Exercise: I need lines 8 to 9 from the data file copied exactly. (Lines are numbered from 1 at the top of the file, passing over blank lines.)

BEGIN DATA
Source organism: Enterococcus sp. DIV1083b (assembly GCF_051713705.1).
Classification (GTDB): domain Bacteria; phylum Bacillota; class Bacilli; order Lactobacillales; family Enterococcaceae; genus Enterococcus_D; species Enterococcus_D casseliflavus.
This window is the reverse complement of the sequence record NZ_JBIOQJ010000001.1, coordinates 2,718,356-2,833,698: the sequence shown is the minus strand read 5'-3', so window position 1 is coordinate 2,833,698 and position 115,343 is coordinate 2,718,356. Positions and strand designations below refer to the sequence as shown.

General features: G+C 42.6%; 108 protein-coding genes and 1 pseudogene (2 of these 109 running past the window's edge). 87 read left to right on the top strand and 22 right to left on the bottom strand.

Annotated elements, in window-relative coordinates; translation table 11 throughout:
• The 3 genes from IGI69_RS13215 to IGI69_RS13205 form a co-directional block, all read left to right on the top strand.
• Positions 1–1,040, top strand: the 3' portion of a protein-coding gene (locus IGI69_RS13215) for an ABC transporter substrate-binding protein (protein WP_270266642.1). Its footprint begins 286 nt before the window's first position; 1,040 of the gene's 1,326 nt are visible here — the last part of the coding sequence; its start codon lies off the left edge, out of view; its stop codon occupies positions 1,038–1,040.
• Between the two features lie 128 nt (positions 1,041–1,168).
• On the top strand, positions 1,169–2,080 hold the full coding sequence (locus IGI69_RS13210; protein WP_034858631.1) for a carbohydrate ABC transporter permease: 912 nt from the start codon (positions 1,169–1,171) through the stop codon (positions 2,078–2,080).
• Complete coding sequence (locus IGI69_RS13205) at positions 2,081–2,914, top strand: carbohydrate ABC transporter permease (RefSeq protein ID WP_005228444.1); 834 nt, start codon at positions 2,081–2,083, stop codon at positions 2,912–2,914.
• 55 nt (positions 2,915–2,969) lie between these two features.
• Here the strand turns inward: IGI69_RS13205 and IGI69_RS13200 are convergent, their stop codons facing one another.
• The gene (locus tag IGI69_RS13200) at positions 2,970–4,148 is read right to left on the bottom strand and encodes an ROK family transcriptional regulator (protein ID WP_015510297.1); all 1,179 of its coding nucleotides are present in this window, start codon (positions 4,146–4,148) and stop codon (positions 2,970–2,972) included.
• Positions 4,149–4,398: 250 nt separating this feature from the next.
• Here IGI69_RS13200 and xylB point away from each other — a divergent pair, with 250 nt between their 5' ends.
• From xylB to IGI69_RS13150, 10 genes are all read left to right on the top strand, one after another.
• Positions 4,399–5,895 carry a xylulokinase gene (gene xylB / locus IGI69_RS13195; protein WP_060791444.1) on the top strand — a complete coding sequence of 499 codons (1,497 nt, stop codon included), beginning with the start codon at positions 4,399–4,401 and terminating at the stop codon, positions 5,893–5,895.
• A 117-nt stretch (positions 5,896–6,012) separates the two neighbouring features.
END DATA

• Between the two features lie 128 nt (positions 1,041–1,168).
• On the top strand, positions 1,169–2,080 hold the full coding sequence (locus IGI69_RS13210; protein WP_034858631.1) for a carbohydrate ABC transporter permease: 912 nt from the start codon (positions 1,169–1,171) through the stop codon (positions 2,078–2,080).